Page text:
Two: I find it very discouraging that American ignorance and superstition is still so endemic that they can think a clump of cells is human, and that putatively serious spokespeople for our government can still advance this hysterical, emotional tripe. I refuse to be equated with a dumb, undifferentiated mass, and what I find chilling is a government that can make that equivalence in the name of being pro-life.

    But, PZ… you were a dumb, undifferentiated mass of cells at one point.

    I am a pro-life, pro-science atheist. I detest many of my fellow travelers on this issue. (Yes, thank you, I am self-conscious enough to have spent time considering the question ‘shouldn’t that be a bad sign?’. I came to my conclusions independently.) Many of you deride this position as a product of the Religious Right, and certainly superstition (or the political veneer of superstition) seems to be the real motive behind our government’s actions in this matter.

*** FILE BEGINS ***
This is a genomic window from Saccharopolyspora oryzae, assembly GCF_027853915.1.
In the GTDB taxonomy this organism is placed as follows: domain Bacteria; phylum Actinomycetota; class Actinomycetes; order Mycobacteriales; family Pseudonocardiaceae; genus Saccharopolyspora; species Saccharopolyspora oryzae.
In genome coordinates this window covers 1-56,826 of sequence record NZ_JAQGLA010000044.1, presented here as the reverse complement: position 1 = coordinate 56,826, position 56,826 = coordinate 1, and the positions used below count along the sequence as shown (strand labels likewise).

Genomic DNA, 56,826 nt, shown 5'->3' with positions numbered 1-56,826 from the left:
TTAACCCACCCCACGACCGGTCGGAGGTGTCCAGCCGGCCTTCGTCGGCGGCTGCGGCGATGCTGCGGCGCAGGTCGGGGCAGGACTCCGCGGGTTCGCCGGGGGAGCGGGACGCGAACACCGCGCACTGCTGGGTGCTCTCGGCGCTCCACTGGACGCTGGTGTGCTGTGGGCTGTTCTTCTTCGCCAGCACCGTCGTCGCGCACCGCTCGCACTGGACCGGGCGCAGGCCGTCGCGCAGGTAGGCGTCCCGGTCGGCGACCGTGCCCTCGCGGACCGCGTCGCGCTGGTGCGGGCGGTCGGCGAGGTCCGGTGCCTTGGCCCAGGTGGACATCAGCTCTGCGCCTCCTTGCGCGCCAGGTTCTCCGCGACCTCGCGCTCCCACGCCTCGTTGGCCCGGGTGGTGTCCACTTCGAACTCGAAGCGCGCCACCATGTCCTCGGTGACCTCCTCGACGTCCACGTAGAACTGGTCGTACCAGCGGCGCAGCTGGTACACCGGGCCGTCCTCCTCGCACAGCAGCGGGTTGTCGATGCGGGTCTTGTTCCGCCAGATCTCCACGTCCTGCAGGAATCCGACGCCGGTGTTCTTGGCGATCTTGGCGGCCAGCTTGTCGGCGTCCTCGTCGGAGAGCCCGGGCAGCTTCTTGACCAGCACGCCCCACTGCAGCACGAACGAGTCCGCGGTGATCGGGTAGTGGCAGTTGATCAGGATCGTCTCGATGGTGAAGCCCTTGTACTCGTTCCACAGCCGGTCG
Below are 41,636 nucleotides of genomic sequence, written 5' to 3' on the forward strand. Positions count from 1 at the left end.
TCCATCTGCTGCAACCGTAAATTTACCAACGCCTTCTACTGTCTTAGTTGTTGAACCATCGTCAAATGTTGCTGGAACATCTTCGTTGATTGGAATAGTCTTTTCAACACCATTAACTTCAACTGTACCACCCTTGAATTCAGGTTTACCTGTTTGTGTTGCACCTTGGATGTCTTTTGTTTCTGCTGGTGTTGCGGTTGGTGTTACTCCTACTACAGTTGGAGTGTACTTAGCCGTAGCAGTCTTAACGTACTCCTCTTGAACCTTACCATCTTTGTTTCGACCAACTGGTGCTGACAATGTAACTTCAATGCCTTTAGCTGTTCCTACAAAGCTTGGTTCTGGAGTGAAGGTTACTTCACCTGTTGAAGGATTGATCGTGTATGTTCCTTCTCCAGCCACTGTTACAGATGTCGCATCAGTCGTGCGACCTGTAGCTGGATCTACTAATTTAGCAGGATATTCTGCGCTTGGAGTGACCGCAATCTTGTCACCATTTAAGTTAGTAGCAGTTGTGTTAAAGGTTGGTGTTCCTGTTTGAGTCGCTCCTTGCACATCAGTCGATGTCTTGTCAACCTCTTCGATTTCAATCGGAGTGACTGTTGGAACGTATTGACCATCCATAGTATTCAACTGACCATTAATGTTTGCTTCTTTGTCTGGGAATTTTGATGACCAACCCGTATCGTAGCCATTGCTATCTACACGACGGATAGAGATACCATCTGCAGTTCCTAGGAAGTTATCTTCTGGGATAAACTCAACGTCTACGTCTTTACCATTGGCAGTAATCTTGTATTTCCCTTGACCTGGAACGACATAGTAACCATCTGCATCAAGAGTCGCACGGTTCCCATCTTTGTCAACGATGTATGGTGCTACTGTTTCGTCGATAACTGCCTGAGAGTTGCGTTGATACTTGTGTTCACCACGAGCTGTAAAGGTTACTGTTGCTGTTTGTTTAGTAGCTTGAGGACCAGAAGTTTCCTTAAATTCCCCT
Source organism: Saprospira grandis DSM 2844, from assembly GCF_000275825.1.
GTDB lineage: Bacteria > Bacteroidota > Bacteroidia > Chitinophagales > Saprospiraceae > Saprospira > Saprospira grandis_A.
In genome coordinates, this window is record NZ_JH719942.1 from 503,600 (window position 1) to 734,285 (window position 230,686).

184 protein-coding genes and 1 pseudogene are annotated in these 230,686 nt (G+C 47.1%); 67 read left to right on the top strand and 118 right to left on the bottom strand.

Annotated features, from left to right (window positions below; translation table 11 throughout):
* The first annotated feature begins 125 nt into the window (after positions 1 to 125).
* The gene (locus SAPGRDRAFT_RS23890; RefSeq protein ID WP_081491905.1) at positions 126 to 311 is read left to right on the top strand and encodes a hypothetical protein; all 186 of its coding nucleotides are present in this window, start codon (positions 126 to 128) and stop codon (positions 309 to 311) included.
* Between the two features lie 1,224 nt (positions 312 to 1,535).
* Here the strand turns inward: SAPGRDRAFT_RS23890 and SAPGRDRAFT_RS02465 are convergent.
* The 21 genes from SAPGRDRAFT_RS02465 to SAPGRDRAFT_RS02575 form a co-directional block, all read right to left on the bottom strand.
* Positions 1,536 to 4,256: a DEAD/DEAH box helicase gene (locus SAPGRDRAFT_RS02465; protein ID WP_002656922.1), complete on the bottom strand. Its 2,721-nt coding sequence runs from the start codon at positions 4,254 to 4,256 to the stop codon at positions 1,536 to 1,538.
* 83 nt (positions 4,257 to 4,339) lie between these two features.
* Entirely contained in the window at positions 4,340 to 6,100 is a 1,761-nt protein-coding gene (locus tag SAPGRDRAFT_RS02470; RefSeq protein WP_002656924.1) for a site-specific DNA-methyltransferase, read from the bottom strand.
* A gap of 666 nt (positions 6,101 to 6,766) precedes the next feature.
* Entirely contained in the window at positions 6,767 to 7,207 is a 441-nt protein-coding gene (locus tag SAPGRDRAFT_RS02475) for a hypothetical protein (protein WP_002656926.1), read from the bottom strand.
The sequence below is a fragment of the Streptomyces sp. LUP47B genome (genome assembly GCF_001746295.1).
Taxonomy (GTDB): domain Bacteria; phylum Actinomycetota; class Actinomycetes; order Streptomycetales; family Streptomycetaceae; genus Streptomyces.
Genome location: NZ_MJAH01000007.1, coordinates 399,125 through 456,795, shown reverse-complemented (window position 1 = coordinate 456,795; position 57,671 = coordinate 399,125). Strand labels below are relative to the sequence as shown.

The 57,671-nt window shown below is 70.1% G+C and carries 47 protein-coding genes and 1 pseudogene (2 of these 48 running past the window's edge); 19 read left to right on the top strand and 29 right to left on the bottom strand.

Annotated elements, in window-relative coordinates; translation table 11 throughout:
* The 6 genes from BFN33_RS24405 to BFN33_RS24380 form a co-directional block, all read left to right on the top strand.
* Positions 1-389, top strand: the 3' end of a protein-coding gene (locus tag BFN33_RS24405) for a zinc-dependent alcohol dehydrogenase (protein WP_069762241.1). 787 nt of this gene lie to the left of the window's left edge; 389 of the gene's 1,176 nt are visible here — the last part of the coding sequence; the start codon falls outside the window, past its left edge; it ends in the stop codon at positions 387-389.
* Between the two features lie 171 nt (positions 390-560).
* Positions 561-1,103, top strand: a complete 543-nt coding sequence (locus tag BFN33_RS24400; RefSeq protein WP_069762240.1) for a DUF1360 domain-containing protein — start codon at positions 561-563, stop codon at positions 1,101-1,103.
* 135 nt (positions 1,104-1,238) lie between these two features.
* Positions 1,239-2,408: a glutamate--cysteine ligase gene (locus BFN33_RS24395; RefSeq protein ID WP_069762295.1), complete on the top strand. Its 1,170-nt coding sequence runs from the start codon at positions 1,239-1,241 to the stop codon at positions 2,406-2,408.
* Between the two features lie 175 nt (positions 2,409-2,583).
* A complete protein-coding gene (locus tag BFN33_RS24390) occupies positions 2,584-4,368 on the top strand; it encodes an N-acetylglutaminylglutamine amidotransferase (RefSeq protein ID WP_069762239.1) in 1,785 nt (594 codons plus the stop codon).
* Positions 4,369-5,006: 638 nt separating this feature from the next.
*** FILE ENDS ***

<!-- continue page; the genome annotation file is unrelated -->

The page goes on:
Consider instead a hypothetical scenario in which stem cell research is ardently desired — because scientific and medical research is important, it saves lives — as is an insistence on ethical behavior toward all people, with as broad a definition of “people” as can reasonably be made. I was an embryo once. I am glad I did not die in that stage of my development. I elect to act ethically toward them, and think that there exists a societal responsibility in this regard.

    Now, what does it mean to act ethically toward someone? Generally, the most fundamental is to refrain from positively undertaking actions to harm them. Actions that involve a risk of harm are far more acceptable, when the benefit is great (scientific research), and the risk as mitigated as reasonably possible. Creating embryos with a risk of loss in order to reproduce is acceptable; doesn’t creating embryos for the purpose of destruction seem less morally sound to you? Along the same lines, I was thrilled to hear of this method of producing stem cell lines from blastomeres.